• Citizens will be monitored for such poisoning for 30 years, not just a few months.
  • An additional $63 million is to be allotted if additional tests for dioxin contamination testing is necessary.
  • Anyone who lived in the Nitro area between Jan. 1, 1948, and Sept. 3, 2010 will be tested for dioxin. Although they must show proof they lived in the area, they will be eligible for testing even if they no longer live in Nitro.
  • Former or present employees of Monsanto are not eligible for any of these benefits.
  • An office will be set up to organize testing for Nitro citizens. The registration of participants is to be overlooked by Charleston attorney Thomas Flaherty, who was appointed by the court.
  • Residents have a right to file individual suits against Monsanto if medical tests show they suffered physical harm due to dioxin exposure.
Arrow Down

Police turn blind eye to Swedish 'slave trade'

Slave Trade
© TT
Police in Gothenburg have confirmed that sex trafficking in the city has developed into a full-blown slave trade - but that they lack the resources to do anything about it.

Gothenburg police busted a large Romanian pimping network in 2011, but it wasn't long before new brothel-keepers from various countries took over.

Now the problem is back with a vengeance, with police admitting they lack the resources to address it - and are thus forced to ignore the reports.

"We haven't worked with the issue at all for a year now," Stefan Adamsson, police officer in the Gothenburg trafficking unit, told The Local. "We would need to be three times as many police to be able to do anything about it."

Newspaper Expressen reported earlier this week that human traffickers had gone from "just" selling sex to selling women as lifelong slaves.

The newspaper's sources said the cost for a slave - "for life" - is €2,000 ($2680). For 700 kronor ($100) one can rent a couple of girls for a day, for cooking, cleaning, or anything else. "Do what you like with them," one seller reportedly said.

"It has really always been a form of slave trade," Adamsson told The Local. "It's just a different name. Some are sold to work and some are sold for work, but they are just different forms of human trafficking."

Human trafficking is an acknowledged problem in large Swedish cities, with well-established red-light districts in Stockholm, Gothenburg, and Malmö. However, there are no clear statistics on how widespread the black-market business actually is as much of the trade is conducted online.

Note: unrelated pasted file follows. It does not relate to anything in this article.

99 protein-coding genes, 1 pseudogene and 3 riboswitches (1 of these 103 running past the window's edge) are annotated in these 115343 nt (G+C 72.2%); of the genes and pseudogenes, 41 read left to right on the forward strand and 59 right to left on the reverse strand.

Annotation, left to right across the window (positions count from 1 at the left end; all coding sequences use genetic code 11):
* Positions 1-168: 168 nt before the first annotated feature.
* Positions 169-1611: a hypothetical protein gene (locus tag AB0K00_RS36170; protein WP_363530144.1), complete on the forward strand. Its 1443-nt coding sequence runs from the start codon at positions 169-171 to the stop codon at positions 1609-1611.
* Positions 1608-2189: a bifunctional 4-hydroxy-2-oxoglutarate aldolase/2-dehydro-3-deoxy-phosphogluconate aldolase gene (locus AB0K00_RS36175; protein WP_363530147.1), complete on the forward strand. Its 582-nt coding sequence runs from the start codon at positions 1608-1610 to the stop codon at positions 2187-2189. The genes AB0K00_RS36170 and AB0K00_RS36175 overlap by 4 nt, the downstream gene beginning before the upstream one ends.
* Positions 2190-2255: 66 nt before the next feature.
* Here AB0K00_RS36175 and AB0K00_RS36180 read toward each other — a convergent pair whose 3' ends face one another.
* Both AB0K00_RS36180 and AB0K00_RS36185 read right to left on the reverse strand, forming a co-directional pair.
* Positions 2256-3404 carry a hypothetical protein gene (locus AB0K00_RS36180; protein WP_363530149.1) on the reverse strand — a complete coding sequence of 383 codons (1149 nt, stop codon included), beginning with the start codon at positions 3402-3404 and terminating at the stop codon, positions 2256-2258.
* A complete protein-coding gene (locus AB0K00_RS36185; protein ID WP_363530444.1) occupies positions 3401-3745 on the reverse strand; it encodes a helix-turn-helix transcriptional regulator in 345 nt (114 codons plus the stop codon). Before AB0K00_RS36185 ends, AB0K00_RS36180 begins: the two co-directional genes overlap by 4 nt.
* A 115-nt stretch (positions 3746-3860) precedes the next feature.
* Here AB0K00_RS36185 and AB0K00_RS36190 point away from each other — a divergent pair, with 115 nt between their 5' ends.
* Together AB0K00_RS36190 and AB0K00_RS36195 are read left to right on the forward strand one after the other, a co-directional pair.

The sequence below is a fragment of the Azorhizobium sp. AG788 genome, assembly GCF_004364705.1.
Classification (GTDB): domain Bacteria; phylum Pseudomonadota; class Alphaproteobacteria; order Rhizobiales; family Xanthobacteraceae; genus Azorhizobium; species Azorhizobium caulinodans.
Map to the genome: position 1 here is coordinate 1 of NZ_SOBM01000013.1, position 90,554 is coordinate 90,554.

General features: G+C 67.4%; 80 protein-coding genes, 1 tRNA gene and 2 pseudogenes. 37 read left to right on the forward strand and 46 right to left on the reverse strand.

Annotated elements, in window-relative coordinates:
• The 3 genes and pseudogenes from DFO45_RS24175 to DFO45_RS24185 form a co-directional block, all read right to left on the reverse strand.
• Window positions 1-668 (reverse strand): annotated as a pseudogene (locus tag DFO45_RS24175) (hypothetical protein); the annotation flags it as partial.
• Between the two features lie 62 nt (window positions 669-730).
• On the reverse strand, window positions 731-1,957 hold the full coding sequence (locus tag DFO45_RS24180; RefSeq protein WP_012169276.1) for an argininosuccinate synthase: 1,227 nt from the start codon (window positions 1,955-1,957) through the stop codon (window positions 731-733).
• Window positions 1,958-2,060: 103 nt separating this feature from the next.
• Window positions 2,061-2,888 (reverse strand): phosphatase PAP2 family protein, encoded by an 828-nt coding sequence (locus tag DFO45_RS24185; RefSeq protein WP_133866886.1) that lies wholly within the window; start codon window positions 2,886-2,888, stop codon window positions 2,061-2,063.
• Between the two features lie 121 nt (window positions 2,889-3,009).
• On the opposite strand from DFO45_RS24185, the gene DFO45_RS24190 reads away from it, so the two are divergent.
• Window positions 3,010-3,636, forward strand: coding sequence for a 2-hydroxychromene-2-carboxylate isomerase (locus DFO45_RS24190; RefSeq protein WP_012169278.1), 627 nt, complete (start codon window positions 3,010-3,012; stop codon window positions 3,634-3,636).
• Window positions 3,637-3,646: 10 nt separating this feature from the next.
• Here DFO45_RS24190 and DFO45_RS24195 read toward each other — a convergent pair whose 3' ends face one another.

Stock Down

Sanctions against Russia smack German economy

The United States and Europe last week announced the imposition of stronger sanctions against Russia in response to the ongoing crisis in Ukraine. German industry may be among the losers.

Companies like oil producer Rosneft -- here, a Rosneft drill site in eastern Siberia -- have been slapped with US sanctions. That has created problems for German companies.
It wasn't that long ago that Kremlin officials could hardly avoid laughing when asked about the economic sanctions imposed on Russia by the West. As long as every NATO member state jealously sought to protect its own business interests, things "weren't all that bad," they gloated.

But since last week, their moods have darkened. For months, the European Union in particular had been reluctant to enact effective penalties against Moscow. Last Wednesday, though, the 28 EU heads of state and government cleared a psychological hurdle: For the first time, they opted go beyond sanctions targeting individual political leaders in Moscow, adding prohibitions against doing business with specific Russian companies that contribute to the destabilization of the situation in Ukraine. A concrete list is to be presented by the end of the month. European development banks have also been banned from providing loans to Russian companies.

The US, for its part, penalized a dozen leading Russian conglomerates, including oil giant Rosneft, natural gas producer Novatek, Gazprombank and the weapons manufacturer Kalashnikov. From now on, they are forbidden from borrowing money from American monetary institutions and from issuing medium- and long-term debt to investors with ties to the US.

'Google must not be left to censor history' - Wikipedia founder Jimmy Wales

© Reuters / Baz Ratner
The power to "censor history" should not be left in Google's hands, Wikipedia Founder Jimmy Wales warned, after the search engine giant revealed it had approved over 90,000 so-called 'right to be forgotten' requests.

Wales said a European Court ruling allowing people to have links scrubbed from the search engine's index was "open-ended." He further slammed the law for being unclear.

"The law as it stands right now is quite confusing. We have this one ruling of the ECJ (European Court of Justice) which is very open-ended and very hard to interpret," he told BBC Radio 4's Today program.

Paris bans pro-Palestinian protest after recent violence

Gaza my love
© AFP Photo/Kenzo Tribouillard
A protester wearing a Guy Fawkes mask hold a sign reading "Gaza my love" as others carry Palestinian flags during a demonstration in Paris to denounce Israel's military campaign in Gaza on July 23, 2014
French police have banned a protest against Israel's Gaza offensive that was due to take place in Paris on Saturday, following several similar rallies that turned violent.

The ban, announced by police on Friday, comes in the wake of clashes earlier this month at pro-Palestinian demonstrations, in which some protesters shouted anti-Semitic slogans and fought with police.

Comment: Protesting against the Israeli war crimes is not anti-semitic. Paris decided to place a ban on protests instead of investigating the cause of clashes. Sad state of affairs.

Two of those rallies had been banned but went ahead anyway.

Following Friday's announcement, French Interior Minister Bernard Cazeneuve appealed on organisers to cancel the rally.